Bikepacking is growing in popularity.
To call it an entirely new thing would be to insult every Bohemian gypsy who’s ever pedaled around the countryside.
But it’s definitely a modern tweak on an ancient idea. And it’s suddenly gone mainstream.
Bikepacking – basically backpacking by bicycle – is surging in popularity as more and more people realize the benefits of using bikes to explore the backcountry.
“It’s still relatively new,” said Dustin Randall, who operates Roam Industry, a Monticello, Utah-based retail shop and guide service. “Some people don’t really understand it when you try to explain it to them.
“But it’s really freeing. And now it’s just taking off like crazy.”
It’s not hard to see why.
Bicycle touring has been around forever, said Christopher Beech, owner of Thick Bikes in Pittsburgh. People have been strapping panniers – basket-like containers – on bicycles to travel for a long, long time.
That mostly means using the same roads open to vehicles, though.
“But bikepacking implies a little more of an off-road slant to it,” he said. “So it’s not as much just riding on roads but riding on trails or mountain bike kind of trails.”
That’s just what people seem to be into these days.
The Outdoor Foundation measures participation in outdoor recreation across various categories. It found that participation in biking – particularly on non-paved surfaces – grew by almost 13 percent in the decade between 2007 and 2017. About 3.9 percent of all Americans ages 6 and older biked off road that last year.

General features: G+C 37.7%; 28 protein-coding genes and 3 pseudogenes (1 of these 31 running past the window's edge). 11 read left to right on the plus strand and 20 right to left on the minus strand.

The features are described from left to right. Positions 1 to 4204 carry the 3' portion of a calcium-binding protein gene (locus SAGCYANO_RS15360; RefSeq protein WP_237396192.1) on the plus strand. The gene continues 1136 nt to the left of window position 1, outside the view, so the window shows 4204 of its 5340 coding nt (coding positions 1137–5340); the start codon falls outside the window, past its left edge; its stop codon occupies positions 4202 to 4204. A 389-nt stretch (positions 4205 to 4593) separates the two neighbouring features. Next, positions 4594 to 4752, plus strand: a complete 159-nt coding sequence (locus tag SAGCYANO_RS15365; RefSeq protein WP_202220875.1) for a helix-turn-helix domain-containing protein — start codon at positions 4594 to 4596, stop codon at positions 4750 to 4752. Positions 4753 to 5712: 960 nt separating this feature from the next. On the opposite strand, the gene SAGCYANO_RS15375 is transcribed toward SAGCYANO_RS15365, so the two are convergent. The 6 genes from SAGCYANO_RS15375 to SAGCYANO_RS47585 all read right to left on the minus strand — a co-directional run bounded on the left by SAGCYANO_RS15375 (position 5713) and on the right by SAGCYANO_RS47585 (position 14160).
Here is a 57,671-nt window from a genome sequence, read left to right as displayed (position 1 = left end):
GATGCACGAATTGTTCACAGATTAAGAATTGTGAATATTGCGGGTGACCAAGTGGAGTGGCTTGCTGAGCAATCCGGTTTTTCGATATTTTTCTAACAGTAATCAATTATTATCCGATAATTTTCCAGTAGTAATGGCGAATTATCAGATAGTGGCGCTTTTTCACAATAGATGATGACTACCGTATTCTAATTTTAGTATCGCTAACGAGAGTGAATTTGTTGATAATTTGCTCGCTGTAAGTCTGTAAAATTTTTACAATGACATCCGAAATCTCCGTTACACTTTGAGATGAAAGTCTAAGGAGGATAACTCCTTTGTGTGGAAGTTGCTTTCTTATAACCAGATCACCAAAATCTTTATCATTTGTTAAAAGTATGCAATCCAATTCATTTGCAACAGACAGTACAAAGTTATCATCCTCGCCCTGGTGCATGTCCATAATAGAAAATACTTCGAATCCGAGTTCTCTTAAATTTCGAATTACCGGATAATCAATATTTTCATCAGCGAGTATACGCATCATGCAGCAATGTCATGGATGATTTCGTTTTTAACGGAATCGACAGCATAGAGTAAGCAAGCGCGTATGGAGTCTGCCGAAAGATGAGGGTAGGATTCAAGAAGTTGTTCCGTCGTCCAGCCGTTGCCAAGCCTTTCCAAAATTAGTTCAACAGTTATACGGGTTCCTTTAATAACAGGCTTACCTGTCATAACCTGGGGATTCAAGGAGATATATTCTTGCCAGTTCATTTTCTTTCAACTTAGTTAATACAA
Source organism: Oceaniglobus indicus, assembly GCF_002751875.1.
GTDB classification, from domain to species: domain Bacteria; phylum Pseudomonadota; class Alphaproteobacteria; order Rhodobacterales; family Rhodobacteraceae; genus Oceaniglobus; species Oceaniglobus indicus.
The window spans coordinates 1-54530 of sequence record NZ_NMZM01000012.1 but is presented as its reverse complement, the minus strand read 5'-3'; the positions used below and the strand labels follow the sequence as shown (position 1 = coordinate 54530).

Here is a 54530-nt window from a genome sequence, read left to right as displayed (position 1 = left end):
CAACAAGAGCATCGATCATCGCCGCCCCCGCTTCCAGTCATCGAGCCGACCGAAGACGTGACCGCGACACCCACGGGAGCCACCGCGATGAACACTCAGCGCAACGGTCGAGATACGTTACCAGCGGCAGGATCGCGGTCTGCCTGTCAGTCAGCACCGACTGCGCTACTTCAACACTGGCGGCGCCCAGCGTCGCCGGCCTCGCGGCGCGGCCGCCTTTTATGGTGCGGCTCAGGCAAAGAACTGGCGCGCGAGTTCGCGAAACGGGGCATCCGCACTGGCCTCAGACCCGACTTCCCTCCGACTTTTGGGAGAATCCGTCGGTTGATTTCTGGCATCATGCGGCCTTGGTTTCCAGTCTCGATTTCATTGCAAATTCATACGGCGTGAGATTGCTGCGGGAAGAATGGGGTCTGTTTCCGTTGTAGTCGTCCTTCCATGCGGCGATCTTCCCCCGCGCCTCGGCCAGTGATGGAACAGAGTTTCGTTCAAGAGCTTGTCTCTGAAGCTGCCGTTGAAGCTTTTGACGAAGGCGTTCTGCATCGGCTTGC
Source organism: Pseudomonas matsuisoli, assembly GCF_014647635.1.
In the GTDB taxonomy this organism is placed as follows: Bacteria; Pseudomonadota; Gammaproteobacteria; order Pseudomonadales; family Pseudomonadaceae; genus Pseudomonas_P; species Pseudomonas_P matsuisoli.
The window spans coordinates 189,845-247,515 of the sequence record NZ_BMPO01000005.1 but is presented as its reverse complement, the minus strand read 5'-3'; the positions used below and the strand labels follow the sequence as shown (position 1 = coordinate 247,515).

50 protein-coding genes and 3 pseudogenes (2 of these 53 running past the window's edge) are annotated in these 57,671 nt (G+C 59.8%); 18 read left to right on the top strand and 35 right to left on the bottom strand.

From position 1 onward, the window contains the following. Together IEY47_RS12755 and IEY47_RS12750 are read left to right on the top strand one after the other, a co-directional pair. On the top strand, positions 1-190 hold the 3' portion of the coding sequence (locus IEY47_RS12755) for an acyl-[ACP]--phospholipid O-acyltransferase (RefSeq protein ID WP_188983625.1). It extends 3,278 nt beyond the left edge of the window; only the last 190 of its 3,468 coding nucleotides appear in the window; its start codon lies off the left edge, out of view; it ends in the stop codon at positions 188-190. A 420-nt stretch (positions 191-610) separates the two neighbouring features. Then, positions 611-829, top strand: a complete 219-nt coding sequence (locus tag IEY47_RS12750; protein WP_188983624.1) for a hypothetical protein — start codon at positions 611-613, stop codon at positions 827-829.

And unlike some outdoor sports – which trend heavily one way or the other in terms of race – off road bicycling appeals to just about everyone.
The Foundation’s report listed biking – counting road biking, mountain biking and BMX biking – as a top-five outdoor activity for whites, blacks, Hispanics and Asians.
Certainly opportunity exists.
Rail trails have proliferated across the country in the last decade plus. And, Beech said, many of the cyclists who first got their wheels under them along those tracks are recognizing opportunities to expand their riding into overnight, outdoor experiences.
There’s a lot to like about it, Randall said.
Pedaling in the backcountry is fun in and of itself, he said. It’s also a way to cover greater distances. He said the average biker can easily do 15 to 25 miles a day.
Most importantly, perhaps, bikes are an efficient way to travel. And that opens up windows to do all kinds of other things.
Bikepacking can appeal to people of all ages.
Photo: Roam Industry
“You don’t want to burn yourself out pedaling the whole time. Because it’s not just biking,” Randall said.
“It’s a mode of transportation to go and enjoy a lot of other things. You can add other elements to it, whether you’re biking to go fishing or biking to go swimming or biking to go climbing or biking to go camping.”
It’s not necessarily hard or expensive to get started either.
There are bikepacking-specific bikes, Beech said. There are likewise bikepacking packs – that attach to handlebars, seats and in the triangle-shaped space of the frame – some custom designed with particular bikes in mind.
Those can run $100 to $200 each, Beech said, and the most serious bikepackers will have three or more on their bike.
But there are generic bags available, too. And some people, to start, don’t spend even for those, instead lashing compression sacks and the like from their backpacking set to their bikes.
That gets people in the game without first requiring that they spend a lot, said Dan Sahli, a recreation specialist with Cleveland Metroparks who teaches bikepacking classes.